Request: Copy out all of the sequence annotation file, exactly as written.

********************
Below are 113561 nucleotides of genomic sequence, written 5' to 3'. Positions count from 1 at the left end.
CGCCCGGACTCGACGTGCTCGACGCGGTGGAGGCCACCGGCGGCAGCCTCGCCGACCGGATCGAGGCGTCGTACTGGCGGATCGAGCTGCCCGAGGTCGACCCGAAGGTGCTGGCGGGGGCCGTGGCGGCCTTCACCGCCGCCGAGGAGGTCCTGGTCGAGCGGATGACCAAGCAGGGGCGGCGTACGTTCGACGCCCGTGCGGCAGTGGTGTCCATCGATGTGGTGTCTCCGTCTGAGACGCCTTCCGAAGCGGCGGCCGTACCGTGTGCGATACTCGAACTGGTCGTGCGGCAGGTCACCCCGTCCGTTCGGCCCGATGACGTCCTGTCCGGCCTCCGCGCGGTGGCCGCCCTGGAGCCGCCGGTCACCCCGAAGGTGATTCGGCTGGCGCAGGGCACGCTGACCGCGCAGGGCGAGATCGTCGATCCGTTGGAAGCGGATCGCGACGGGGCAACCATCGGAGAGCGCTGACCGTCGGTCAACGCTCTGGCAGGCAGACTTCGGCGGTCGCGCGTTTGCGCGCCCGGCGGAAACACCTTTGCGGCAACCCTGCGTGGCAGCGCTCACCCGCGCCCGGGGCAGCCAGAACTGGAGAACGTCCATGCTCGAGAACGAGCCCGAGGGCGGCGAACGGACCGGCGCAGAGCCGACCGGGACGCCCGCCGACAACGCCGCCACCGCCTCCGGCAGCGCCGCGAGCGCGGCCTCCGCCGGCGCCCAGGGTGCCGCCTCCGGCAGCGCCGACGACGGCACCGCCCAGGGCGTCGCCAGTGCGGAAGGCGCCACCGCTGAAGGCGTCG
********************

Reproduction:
Below are 113561 nucleotides of genomic sequence, written 5' to 3'. Positions count from 1 at the left end.
CGCCCGGACTCGACGTGCTCGACGCGGTGGAGGCCACCGGCGGCAGCCTCGCCGACCGGATCGAGGCGTCGTACTGGCGGATCGAGCTGCCCGAGGTCGACCCGAAGGTGCTGGCGGGGGCCGTGGCGGCCTTCACCGCCGCCGAGGAGGTCCTGGTCGAGCGGATGACCAAGCAGGGGCGGCGTACGTTCGACGCCCGTGCGGCAGTGGTGTCCATCGATGTGGTGTCTCCGTCTGAGACGCCTTCCGAAGCGGCGGCCGTACCGTGTGCGATACTCGAACTGGTCGTGCGGCAGGTCACCCCGTCCGTTCGGCCCGATGACGTCCTGTCCGGCCTCCGCGCGGTGGCCGCCCTGGAGCCGCCGGTCACCCCGAAGGTGATTCGGCTGGCGCAGGGCACGCTGACCGCGCAGGGCGAGATCGTCGATCCGTTGGAAGCGGATCGCGACGGGGCAACCATCGGAGAGCGCTGACCGTCGGTCAACGCTCTGGCAGGCAGACTTCGGCGGTCGCGCGTTTGCGCGCCCGGCGGAAACACCTTTGCGGCAACCCTGCGTGGCAGCGCTCACCCGCGCCCGGGGCAGCCAGAACTGGAGAACGTCCATGCTCGAGAACGAGCCCGAGGGCGGCGAACGGACCGGCGCAGAGCCGACCGGGACGCCCGCCGACAACGCCGCCACCGCCTCCGGCAGCGCCGCGAGCGCGGCCTCCGCCGGCGCCCAGGGTGCCGCCTCCGGCAGCGCCGACGACGGCACCGCCCAGGGCGTCGCCAGTGCGGAAGGCGCCACCGCTGAAGGCGTCG